The Old Bait and Switch

With the news that the Hunger Games trailer would be attached to Breaking Dawn Part 1, many a HG fan went out to buy their tickets to see the movie this weekend, some who sincerely wanted to see the movie as well and others going JUST to see the full theatrical trailer in all of its big-screened glory.

We know, Edward and Bella in a waterfall. We're upset too!

Then movie night comes around, and for some, they… didn’t get it. WOMP WOMP. In some cases, they received only the teaser trailer, the sneak peek from MTV. For others, they didn’t get it at all. And after that those uninterested with Twilight had to make the choice of leaving and completely wasting $12 or sitting through a movie that has a 27% rating on Rotten Tomatoes.

The problem with just getting the teaser trailer is that it’s not enough. The teaser is obviously for the fans. If you had no idea what The Hunger Games was about, you wouldn’t really get enough information to pique your interest with just the teaser. It’d just be confusing. Why is she in the woods? Why is there fire? Who is this dude in the voiceover? If we haven’t read the books, we don’t know. Teasers are made to tell you that a movie is coming; it’s not supposed to tell you anything about it. At this point, we should be done with teasers. The theatrical trailer was made to get strangers to the series interested in reading the books. It gives enough background so you get the premise, but nothing important gets spoiled so that there is plenty to want to know.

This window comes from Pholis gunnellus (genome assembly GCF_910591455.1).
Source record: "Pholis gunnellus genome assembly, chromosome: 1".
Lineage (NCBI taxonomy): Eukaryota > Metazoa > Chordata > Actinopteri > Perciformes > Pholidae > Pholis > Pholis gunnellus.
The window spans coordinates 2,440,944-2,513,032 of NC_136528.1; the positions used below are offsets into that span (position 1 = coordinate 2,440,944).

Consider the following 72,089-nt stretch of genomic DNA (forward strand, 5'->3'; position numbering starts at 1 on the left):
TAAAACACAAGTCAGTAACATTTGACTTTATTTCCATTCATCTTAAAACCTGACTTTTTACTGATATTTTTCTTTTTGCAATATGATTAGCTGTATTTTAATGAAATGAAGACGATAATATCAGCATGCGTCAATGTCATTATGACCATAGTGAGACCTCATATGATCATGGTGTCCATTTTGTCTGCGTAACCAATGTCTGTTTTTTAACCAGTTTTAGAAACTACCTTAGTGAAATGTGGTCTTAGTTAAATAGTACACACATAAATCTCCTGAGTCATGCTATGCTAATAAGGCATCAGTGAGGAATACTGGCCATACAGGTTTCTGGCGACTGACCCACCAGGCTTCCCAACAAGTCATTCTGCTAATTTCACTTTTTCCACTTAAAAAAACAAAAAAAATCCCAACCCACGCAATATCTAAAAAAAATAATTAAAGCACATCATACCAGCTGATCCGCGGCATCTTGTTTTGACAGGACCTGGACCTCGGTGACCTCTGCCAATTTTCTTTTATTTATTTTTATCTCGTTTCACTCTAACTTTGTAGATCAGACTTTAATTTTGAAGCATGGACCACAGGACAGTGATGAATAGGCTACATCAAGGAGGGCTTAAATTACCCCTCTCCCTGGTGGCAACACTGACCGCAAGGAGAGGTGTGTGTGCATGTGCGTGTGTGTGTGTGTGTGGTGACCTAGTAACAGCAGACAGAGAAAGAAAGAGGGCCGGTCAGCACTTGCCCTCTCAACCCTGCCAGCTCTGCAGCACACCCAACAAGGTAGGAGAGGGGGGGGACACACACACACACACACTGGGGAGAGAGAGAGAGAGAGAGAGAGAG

Movie tickets these days are expensive, don't want to waste them.

By now, fans have seen the theatrical trailer. Whether or not they want to see it again (and again and again and again) is up to them. What Lionsgate needs is to reach out to those who don’t know anything about it and show them the theatrical trailer. Opening weekend for Breaking Dawn Part 1 would’ve been the time for that. It’s a wasted opportunity if the theatrical trailer wasn’t attached to all the showings of Breaking Dawn Part 1 this weekend.

At this point, we don’t know why this happened. For all we know, there could’ve been a good reason for it. But it does suck. We wouldn’t have liked buying tickets to Breaking Dawn Part 1 just to see the Hunger Games theatrical trailer and not get it. We’d feel cheated, tricked, betrayed – okay that’s a little dramatic, but you guys get the point. All we can say is… What is this mellarkey?

When are we not dramatic?


  1. I just got back from Breaking Dawn and I got NOTHING Hunger Games related! I feel used.. like I’m now the movie industry’s cheap whore. No need for them to fulfill any of my hopes and dreams.. *SOB*

  2. I feel great about staying home this weekend now! But yeah, I don’t think this was Lionsgate’s fault, I think it was the theatres them selves, I have no hard evidence to back that up – just my gut.

    1. Oh yeah, I don’t think it’s Lionsgate’s fault or anything. They seemed to really want the trailer in front of Breaking Dawn and never mentioned there would be exceptions. Nevertheless, the whole situation really isn’t good for them.

  3. My friend asked me if I wanted to see “Breaking Dawn” with her. I had told her about “The Hunger Games” trailer being attached to “Breaking Dawn”, and that made her even more excited about going (she just finished the series per my request last week– I’ve turned her into an obsessed fan now). We went, fangirled, and they played the full trailer. I was extremely excited and emotional, but a little upset that others didn’t have the same experience I did. I just don’t understand why it would only play in some theaters. Like someone else said, I don’t think this is Lionsgate’s fault. I mean, of course they would want more people into the film they are producing. But still, it’s unfair to the people that wasted their time and money just to see the trailer. It’s ridiculous.